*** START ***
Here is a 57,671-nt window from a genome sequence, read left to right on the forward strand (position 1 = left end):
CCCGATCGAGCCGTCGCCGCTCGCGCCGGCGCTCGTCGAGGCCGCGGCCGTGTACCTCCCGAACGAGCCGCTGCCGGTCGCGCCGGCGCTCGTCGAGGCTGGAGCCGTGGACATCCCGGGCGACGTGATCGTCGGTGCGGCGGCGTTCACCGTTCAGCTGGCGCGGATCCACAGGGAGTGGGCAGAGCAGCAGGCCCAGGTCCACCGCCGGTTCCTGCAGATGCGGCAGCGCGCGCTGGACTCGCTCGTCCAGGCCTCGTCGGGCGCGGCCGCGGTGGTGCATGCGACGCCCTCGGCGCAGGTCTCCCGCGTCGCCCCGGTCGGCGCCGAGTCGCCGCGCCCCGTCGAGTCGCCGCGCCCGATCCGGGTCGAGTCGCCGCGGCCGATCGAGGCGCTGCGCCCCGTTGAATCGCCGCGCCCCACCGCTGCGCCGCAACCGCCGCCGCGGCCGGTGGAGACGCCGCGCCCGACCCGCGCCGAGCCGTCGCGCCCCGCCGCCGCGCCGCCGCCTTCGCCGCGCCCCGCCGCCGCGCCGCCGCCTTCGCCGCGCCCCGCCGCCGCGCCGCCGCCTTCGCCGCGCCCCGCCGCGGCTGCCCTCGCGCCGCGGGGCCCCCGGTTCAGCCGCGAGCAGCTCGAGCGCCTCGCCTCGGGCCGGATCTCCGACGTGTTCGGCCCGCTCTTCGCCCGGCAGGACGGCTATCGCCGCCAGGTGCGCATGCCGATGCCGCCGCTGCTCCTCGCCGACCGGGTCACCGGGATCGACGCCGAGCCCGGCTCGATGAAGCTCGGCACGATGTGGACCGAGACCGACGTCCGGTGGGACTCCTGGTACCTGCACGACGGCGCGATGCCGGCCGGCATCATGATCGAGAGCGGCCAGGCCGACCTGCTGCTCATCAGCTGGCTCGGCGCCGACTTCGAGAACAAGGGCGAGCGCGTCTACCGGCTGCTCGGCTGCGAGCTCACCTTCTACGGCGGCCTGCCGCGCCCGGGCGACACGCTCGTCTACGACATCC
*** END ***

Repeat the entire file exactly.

Here is a 57,671-nt window from a genome sequence, read left to right on the forward strand (position 1 = left end):
CCCGATCGAGCCGTCGCCGCTCGCGCCGGCGCTCGTCGAGGCCGCGGCCGTGTACCTCCCGAACGAGCCGCTGCCGGTCGCGCCGGCGCTCGTCGAGGCTGGAGCCGTGGACATCCCGGGCGACGTGATCGTCGGTGCGGCGGCGTTCACCGTTCAGCTGGCGCGGATCCACAGGGAGTGGGCAGAGCAGCAGGCCCAGGTCCACCGCCGGTTCCTGCAGATGCGGCAGCGCGCGCTGGACTCGCTCGTCCAGGCCTCGTCGGGCGCGGCCGCGGTGGTGCATGCGACGCCCTCGGCGCAGGTCTCCCGCGTCGCCCCGGTCGGCGCCGAGTCGCCGCGCCCCGTCGAGTCGCCGCGCCCGATCCGGGTCGAGTCGCCGCGGCCGATCGAGGCGCTGCGCCCCGTTGAATCGCCGCGCCCCACCGCTGCGCCGCAACCGCCGCCGCGGCCGGTGGAGACGCCGCGCCCGACCCGCGCCGAGCCGTCGCGCCCCGCCGCCGCGCCGCCGCCTTCGCCGCGCCCCGCCGCCGCGCCGCCGCCTTCGCCGCGCCCCGCCGCCGCGCCGCCGCCTTCGCCGCGCCCCGCCGCGGCTGCCCTCGCGCCGCGGGGCCCCCGGTTCAGCCGCGAGCAGCTCGAGCGCCTCGCCTCGGGCCGGATCTCCGACGTGTTCGGCCCGCTCTTCGCCCGGCAGGACGGCTATCGCCGCCAGGTGCGCATGCCGATGCCGCCGCTGCTCCTCGCCGACCGGGTCACCGGGATCGACGCCGAGCCCGGCTCGATGAAGCTCGGCACGATGTGGACCGAGACCGACGTCCGGTGGGACTCCTGGTACCTGCACGACGGCGCGATGCCGGCCGGCATCATGATCGAGAGCGGCCAGGCCGACCTGCTGCTCATCAGCTGGCTCGGCGCCGACTTCGAGAACAAGGGCGAGCGCGTCTACCGGCTGCTCGGCTGCGAGCTCACCTTCTACGGCGGCCTGCCGCGCCCGGGCGACACGCTCGTCTACGACATCC